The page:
Last year's robo-signing scandals delayed tens of thousands of foreclosures in the 23 states where the process is handled in court. A new controversy could complicate foreclosures in the other 27 states.
At issue is the notice of default, the first letter that a mortgage lender or servicer sends to a homeowner who has fallen behind on payments. The notice typically starts the formal foreclosure process in nonjudicial states such as California, Arizona and Nevada.
Every notice of default has a signature on it. But just like the infamously rubber-stamped affidavits in the robo-signing cases, default notices, in at least some instances, have been signed by employees who did not verify the information in them, court papers show. In several lawsuits filed in nonjudicial states, borrower attorneys are arguing that this is grounds to stop a foreclosure.
"Whoever signs the NOD needs to have knowledge that there is in fact a default," said Christopher Peterson, an associate dean and law professor at the University of Utah.
The suits also argue that the default notices are invalid because the employees who signed them worked for companies that did not have standing to foreclose.
In a lawsuit against Wells Fargo & Co. in Nevada, an employee for a title company who signed default notices admitted in a deposition this month that he did not review any documents or know who had the right to foreclose.
"They are starting foreclosures on behalf of companies with no authority to foreclose," said Robert Hager, an attorney with the Reno, Nev., law firm Hager & Hearne, representing the borrower in the case. "The policy of these companies is to just have a signer execute a notice of default starting foreclosure without any documentation to determine whether they are starting an illegal foreclosure."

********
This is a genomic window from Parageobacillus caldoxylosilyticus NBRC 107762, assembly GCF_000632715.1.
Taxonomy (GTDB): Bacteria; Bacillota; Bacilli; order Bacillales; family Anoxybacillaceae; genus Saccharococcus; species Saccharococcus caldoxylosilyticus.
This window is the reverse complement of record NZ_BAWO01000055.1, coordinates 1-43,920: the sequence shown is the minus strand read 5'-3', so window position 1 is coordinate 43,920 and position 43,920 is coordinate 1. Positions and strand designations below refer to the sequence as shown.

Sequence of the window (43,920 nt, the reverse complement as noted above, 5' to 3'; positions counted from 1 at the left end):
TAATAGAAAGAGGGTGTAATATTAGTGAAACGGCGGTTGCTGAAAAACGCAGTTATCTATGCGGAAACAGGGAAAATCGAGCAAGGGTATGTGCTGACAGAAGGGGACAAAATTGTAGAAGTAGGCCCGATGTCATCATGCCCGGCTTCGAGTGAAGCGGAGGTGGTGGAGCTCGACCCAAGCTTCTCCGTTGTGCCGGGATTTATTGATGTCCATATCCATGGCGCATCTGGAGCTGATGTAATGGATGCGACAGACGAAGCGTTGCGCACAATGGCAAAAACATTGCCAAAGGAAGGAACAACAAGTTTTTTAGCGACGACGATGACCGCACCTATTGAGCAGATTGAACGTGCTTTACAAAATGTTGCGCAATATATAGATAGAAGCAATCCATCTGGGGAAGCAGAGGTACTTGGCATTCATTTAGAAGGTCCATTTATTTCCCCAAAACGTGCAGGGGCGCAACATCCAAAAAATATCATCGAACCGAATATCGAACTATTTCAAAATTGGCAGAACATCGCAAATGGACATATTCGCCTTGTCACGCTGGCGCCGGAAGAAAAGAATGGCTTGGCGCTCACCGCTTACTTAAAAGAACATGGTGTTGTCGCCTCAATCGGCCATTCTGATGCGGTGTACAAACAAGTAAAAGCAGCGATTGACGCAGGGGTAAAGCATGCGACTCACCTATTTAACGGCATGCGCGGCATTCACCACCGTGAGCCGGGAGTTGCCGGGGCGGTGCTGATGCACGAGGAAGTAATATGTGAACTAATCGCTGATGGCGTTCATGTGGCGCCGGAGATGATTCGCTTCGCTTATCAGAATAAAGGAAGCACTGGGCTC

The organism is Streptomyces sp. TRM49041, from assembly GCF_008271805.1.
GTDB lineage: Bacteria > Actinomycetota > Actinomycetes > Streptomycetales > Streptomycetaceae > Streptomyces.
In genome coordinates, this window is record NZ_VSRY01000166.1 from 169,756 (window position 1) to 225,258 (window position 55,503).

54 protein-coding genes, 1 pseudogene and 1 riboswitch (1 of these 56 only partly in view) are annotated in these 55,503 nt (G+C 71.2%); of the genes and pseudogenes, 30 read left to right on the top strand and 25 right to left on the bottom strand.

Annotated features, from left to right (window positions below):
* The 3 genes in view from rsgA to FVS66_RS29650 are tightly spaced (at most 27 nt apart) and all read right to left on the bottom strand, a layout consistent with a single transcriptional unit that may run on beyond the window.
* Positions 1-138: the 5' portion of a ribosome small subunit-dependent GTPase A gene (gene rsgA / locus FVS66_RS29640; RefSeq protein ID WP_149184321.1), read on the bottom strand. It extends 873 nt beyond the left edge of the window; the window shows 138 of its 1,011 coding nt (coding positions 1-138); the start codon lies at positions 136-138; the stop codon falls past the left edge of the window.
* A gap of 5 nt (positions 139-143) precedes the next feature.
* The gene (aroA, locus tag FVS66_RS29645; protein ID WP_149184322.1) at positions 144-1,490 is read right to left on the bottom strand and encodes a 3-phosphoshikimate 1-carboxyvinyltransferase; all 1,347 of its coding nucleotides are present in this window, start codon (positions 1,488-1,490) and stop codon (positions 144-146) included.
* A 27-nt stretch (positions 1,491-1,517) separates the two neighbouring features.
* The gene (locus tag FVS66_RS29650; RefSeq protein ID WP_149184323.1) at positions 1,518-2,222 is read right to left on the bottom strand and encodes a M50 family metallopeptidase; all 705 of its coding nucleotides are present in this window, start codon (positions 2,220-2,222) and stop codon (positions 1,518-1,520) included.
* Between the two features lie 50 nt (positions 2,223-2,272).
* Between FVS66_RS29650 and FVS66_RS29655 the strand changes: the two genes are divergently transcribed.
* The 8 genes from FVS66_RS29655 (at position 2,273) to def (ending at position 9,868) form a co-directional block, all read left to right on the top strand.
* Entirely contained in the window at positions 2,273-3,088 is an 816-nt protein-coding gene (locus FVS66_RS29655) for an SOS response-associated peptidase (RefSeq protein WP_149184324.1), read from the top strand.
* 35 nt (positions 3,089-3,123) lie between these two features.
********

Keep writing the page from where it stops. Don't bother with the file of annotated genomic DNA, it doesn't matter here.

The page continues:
The Nevada nonjudicial foreclosure statute requires that the company signing a notice of default have the authority to foreclose, Hager said.
In a deposition on Jan. 4, Stanley Silva, a title officer at Ticor Title of Nevada Inc., said he "technically signed" default notices for clients, which were often acting as agents of other parties, which in turn worked for others.
"The person at the bottom of the chain, by executing the document, has taken an action on behalf of all of them through their various agency agreements," Silva said. In one case, for example, he said he had signed "on behalf of Ticor Title of Nevada, who is agent for LPS Title, who is agent for National Default Servicing."
"Who is agent for Fidelity National?" Hager asked. "Apparently, yes," Silva replied.
"Which is a servicer for Wilshire?"
Silva said under oath that he never reviewed any documents or knew what company was the holder of the original note at the time he signed the notice of default. He said he signed about 200 default notices over a four-year period.
When asked by Hager if he signed notices of default "without verifying the accuracy of the information," Silva replied: "Correct."
Representatives for Wells Fargo did not return calls seeking comment. The intermediaries that Silva mentioned in his testimony either did not return calls or declined to comment.
Walter Hackett, a lawyer with Inland Counties Legal Services, in San Bernardino, Calif., and a former banker with Bank of America Corp. and Union Bank, has filed several cases contesting notices of default, on the grounds that the employees signing such notices were working for companies that are not the noteholders — or even their appointed agents.